McQueen’s Machines. Click image to enlarge
By Russell Purcell
Author Matt Stone, of Motor Trend fame, has managed to compile a pretty good representation of the cars and motorcycles that caught the eye of Steve McQueen, an actor who lived life to the fullest, pursuing adventure and the rush of adrenalin whether making a multi-million dollar movie, or goofing off with friends on weekends.
With the help of the late actor’s son Chad, as well as a number of McQueen’s friends and foes, Stone gives us an in-depth look at some of the most notable vehicles in the McQueen stable. Chad wrote the very personal forward, but his insights speckle the text giving the reader a first-person account of what made his father tick when it came to his love of cars, motorcycles and racing.
Steve loved automobiles and motorcycles so much that they were often written into the scripts at his request. The vehicles would become extensions of his character’s personality, giving viewers a way to read what type of man Steve was supposed to be. As a result, some of McQueen’s most memorable movies featured motorized co-stars. Who can forget Steve as Lieutenant Frank Bullitt, driving (and flying) through the streets of San Francisco in a Highland Green 1968 Ford Mustang GT Fastback, pursued by a pair of no-goods driving a menacing black Dodge Charger. This sequence is widely regarded as the greatest car chase of all time, and Ford even used his character’s name to give a special edition of its 2001 and 2008 Mustang GT models. The Great Escape was another high-water mark in Steve’s film career, but the image we see on the movie poster shows him perched on a motorcycle, not digging a tunnel.
Throughout the book we hear tales of Steve’s late night speed runs through the Hollywood hills, but it was at the track where Steve managed to hone his formidable driving skills. My favourite chapter of the book reveals that Steve was a real hot-shoe. In fact, he won the first amateur race he ever entered. A long line of Porsches, Jaguars, Lotuses and Austin-Healeys carried him through the SCCA ranks all the way to the 12 Hours of Sebring, but Steve also dabbled with formula cars behind the wheel of a Cooper. When the asphalt came to an end Steve proved his off-road skills on motorcycles as well as behind the wheel of various buggies in which he competed desert enduro events such as the famed Baja 1000.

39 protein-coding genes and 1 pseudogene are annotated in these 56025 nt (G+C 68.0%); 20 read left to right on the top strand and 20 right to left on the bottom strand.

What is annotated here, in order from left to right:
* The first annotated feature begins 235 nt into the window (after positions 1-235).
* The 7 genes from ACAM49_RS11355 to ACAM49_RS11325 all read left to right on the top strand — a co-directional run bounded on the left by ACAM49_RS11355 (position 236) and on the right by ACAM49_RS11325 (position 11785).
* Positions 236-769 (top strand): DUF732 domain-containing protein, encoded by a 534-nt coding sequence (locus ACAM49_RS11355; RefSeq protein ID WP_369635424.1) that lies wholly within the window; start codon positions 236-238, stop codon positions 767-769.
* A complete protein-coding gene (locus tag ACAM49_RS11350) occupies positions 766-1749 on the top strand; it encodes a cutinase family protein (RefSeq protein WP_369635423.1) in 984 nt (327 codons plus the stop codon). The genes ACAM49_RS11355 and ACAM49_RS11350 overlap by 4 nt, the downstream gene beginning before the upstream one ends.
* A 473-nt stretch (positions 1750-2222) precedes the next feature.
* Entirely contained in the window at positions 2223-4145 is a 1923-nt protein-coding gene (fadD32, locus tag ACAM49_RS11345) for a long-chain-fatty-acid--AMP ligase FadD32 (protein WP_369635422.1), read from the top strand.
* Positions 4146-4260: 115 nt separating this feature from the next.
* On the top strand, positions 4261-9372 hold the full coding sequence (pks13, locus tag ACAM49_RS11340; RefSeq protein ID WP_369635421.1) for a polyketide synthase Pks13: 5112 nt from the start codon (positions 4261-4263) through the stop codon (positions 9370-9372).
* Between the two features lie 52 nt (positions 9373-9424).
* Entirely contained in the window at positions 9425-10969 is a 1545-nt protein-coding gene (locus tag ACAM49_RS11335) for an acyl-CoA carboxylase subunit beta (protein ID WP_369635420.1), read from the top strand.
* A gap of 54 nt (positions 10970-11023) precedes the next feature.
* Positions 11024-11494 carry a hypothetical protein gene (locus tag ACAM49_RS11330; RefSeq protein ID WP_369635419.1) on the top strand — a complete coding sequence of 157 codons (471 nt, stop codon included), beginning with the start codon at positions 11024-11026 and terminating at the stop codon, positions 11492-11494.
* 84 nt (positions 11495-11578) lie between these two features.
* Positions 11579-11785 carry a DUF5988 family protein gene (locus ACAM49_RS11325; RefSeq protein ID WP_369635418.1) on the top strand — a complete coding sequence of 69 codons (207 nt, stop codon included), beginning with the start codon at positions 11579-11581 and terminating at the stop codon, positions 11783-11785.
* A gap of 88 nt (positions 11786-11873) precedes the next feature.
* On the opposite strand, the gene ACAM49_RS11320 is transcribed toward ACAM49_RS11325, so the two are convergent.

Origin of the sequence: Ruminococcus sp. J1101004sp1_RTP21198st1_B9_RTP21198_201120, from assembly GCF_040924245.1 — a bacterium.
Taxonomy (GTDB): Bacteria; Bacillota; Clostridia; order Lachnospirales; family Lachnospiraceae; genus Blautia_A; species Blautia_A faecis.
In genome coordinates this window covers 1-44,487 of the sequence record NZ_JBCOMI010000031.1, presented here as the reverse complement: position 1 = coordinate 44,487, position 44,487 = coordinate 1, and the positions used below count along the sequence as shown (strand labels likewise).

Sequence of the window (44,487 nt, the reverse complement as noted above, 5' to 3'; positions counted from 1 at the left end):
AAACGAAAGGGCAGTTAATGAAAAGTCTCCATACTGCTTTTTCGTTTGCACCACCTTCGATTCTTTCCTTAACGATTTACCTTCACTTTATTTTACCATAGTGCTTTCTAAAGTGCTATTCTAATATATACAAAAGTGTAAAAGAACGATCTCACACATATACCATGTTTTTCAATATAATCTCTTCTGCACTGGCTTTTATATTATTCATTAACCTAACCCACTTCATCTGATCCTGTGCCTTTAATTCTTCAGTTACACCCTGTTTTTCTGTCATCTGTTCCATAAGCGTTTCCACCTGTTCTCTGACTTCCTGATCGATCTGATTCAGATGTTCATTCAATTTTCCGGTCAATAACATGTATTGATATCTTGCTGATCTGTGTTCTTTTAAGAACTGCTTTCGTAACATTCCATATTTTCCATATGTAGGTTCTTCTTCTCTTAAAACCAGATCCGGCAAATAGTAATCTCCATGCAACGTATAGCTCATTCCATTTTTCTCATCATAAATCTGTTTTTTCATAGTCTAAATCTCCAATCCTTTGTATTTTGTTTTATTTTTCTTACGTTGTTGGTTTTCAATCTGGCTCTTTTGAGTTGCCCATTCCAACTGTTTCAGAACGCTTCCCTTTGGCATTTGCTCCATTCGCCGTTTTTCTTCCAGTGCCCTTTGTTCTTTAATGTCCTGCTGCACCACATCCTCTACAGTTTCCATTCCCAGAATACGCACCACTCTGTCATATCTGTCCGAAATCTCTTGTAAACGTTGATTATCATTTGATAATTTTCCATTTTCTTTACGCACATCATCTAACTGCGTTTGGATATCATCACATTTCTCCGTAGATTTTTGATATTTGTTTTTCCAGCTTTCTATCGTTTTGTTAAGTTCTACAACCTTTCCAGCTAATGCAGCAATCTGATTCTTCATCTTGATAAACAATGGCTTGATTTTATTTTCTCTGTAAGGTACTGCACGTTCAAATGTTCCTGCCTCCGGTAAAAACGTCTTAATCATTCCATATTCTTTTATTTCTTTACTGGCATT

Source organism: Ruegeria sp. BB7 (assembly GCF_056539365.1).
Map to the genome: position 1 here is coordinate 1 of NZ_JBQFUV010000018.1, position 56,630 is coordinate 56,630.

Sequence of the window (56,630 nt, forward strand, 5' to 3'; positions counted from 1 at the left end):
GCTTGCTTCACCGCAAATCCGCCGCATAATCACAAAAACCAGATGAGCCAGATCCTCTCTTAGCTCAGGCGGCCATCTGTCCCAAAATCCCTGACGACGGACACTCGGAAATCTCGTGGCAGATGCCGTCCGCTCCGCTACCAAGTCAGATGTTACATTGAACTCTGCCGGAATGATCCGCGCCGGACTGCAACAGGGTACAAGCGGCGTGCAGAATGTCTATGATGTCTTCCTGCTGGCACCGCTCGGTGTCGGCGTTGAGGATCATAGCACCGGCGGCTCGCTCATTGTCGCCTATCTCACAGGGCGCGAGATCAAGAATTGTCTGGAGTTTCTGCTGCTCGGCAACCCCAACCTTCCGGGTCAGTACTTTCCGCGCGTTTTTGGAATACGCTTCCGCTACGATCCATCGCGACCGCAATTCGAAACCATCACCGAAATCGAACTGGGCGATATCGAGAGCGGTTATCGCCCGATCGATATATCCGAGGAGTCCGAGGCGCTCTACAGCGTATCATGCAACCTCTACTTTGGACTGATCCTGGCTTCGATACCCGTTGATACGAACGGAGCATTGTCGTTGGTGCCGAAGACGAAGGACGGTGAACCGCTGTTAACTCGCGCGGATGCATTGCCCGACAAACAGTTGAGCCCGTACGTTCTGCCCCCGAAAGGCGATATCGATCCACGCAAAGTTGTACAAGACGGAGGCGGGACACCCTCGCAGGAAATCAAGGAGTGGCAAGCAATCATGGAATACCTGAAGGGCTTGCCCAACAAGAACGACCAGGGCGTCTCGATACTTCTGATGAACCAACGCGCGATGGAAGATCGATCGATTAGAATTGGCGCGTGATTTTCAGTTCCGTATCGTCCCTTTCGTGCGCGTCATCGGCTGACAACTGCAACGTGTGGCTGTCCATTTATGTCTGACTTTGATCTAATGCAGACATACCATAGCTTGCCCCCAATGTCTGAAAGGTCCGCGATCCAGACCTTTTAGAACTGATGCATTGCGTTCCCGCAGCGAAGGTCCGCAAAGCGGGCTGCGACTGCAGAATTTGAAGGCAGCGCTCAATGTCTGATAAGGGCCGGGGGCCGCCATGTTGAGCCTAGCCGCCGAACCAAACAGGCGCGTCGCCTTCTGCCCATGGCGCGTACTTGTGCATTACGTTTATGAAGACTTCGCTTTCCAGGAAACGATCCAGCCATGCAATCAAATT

It came as no surprise that McQueen’s interest in motor sport would have to find its way to the big screen, but his first project -The Day of the Champion – never got off the ground due to its similarity to Grand Prix, which had already begun production, starring his close friend James Garner. Steve changed the focus of his project from Formula 1 to sports cars and Solar Productions, his production company, began work on what many would call the greatest racing movie of all time – Le Mans. Steve would portray Michael Delaney, an American racing driver competing in the world’s greatest endurance race, the 24 Hours of Le Mans. As endurance racing was still somewhat of a marginal sport in the eyes of his fan base, Steve wanted to make sure that Le Mans was filmed in such a way as to capture the speed, passion and sheer intensity of the race while delivering a realistic sense of speed. To do this, Steve knew he had to be behind the wheel as much as possible, and not on a tow rig.